Monday, October 03, 2005
On Nominating Women
If Harriet Miers becomes a Supreme Court Judge she will be the third female on the bench ever. Women are the majority of Americans but almost as rare as hen's teeth in positions of great societal power. To many on the right this is quite acceptable, and any attempt to change it amounts to affirmative action, interpreted as appointing someone incompetent just because the person is not a white Christian male. White Christian males are assumed to be competent because they are the default option: almost all past Supreme Court justices were white and Christian and male, so these characteristics are fine. On the other hand, someone who is not white, Christian or male is automatically under suspicion as a "diversity hire". That this person might be competent must be proven, and proven separately for each case.
Virginia Valian's Why So Slow discusses the reasons for this. One type of study gives research subjects imaginary resumes of job applicants and asks the subjects to rank them in terms of competence. Some resumes are randomly assigned male names and some female names, and this is done so that on average the applicants of either sex have equally good resumes. What these studies show is interesting: When the proportion of women in the applicant pool is large enough (say, thirty percent), the sex of the applicant has no effect on the ranking, but when women are a small percentage of the total the research subjects appear to focus on their gender and this has a negative effect on the ratings the women receive. Remember that there is no actual difference between the imaginary male and female applicants in these studies. Thus the effect is solely one based on one sex being "unusual".
Now apply this to the nomination of women to the Supreme Court, and it's possible to see why the sex of the applicant would be important even if the wingnuts didn't make it so by their affirmative action argument: women are "unusual" candidates and their gender therefore becomes noticeable. Feminists have known about this for a long time, and the solution to the problem has been to find extraordinary women for the first "unusual" appointments, women so good that they can't be rejected even if their sex is "wrong". The same strategy was applied in the early integration of professional baseball. The black players selected to be the first in the previously all-white teams were hand-picked not only for their skill and talent in the game but also for their other characteristics.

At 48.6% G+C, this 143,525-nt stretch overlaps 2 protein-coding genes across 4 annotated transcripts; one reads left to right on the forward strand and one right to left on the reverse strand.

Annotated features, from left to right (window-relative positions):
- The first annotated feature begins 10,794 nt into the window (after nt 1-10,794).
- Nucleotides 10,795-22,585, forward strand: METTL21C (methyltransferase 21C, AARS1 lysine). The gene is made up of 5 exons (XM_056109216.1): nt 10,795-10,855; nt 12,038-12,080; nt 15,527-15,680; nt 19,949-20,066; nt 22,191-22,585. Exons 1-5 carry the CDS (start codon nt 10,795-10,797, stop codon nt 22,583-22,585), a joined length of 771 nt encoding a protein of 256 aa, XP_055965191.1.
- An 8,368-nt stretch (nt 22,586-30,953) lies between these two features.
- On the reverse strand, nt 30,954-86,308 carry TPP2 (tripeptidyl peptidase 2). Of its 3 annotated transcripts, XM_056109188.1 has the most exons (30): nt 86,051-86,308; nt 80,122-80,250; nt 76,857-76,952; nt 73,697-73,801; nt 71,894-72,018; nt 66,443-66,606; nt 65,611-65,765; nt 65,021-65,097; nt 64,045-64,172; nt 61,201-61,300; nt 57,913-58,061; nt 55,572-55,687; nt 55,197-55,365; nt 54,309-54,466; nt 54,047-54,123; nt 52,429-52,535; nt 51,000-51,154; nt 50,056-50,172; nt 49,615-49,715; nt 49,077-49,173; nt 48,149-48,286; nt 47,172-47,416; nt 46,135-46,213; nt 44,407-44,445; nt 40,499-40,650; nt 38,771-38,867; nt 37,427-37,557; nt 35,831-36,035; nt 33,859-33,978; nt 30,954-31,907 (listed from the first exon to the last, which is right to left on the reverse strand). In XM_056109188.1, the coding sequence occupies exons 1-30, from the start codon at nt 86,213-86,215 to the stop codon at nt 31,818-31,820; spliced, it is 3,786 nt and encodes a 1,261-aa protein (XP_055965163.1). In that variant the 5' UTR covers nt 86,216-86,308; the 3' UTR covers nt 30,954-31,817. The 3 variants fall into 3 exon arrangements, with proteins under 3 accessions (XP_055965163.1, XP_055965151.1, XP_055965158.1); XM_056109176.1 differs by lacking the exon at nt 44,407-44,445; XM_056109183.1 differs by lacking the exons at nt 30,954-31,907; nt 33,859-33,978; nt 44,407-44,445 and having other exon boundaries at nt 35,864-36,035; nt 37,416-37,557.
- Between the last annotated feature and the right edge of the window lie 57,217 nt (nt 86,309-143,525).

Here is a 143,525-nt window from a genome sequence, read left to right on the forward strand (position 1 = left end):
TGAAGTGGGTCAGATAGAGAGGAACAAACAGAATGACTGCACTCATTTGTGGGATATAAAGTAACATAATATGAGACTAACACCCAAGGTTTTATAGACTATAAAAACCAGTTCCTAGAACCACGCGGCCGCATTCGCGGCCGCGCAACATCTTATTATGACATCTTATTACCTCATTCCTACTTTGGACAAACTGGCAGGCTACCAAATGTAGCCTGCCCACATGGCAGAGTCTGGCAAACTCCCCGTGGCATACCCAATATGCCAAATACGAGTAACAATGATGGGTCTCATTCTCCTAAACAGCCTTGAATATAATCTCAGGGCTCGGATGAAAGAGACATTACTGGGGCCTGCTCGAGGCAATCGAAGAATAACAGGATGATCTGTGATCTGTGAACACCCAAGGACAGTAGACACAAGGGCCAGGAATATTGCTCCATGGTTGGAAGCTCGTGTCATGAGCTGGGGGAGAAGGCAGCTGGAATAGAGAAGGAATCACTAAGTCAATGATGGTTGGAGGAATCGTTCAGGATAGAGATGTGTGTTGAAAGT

This strategy doesn't work when the people doing the selecting are not really interested in, say, integrating the Supreme Court but on something else, which is a long and arid way of saying that George Bush nominates people for his own reasons, not for the reasons that I would like him to have. He doesn't necessarily carefully pick the most brilliant legal scholars who just happen to be female, for example. But his choices still have an impact on women in law and on women in general.
The rare woman in some traditionally male position of power is judged not just as an individual but as a woman, and many of us with two x-chromosomes hold our breaths watching her walk that tightrope. Because if she falls we all fall with her, and this makes us sometimes even harsher critics of a failing woman than those who really don't think much of women on the whole. We know about the results from the studies Valian reports and we know that a man can fail and not bring down the future opportunities of other men, but this is not true for women as long as we are seen as part of the homogeneous mass of "womanhood" and not as individuals. And we are not seen as individuals when the token women are few and novel.
Much has changed since the early years of the second wave of feminism, and in many areas women are now common enough to be seen as individuals. But this is not true of the top posts in the society, such as the seats in the Supreme Court. There the old problem still remains, the one Bella Abzug meant when she pointed out that it's not enough for us to pave the roads to the top for the exceptional and brilliant women. We need to pave the roads for the average woman so that she will not be treated any worse than a man who is as average as she. We are not there yet, and the Miers nomination gives you all the evidence you might need on that.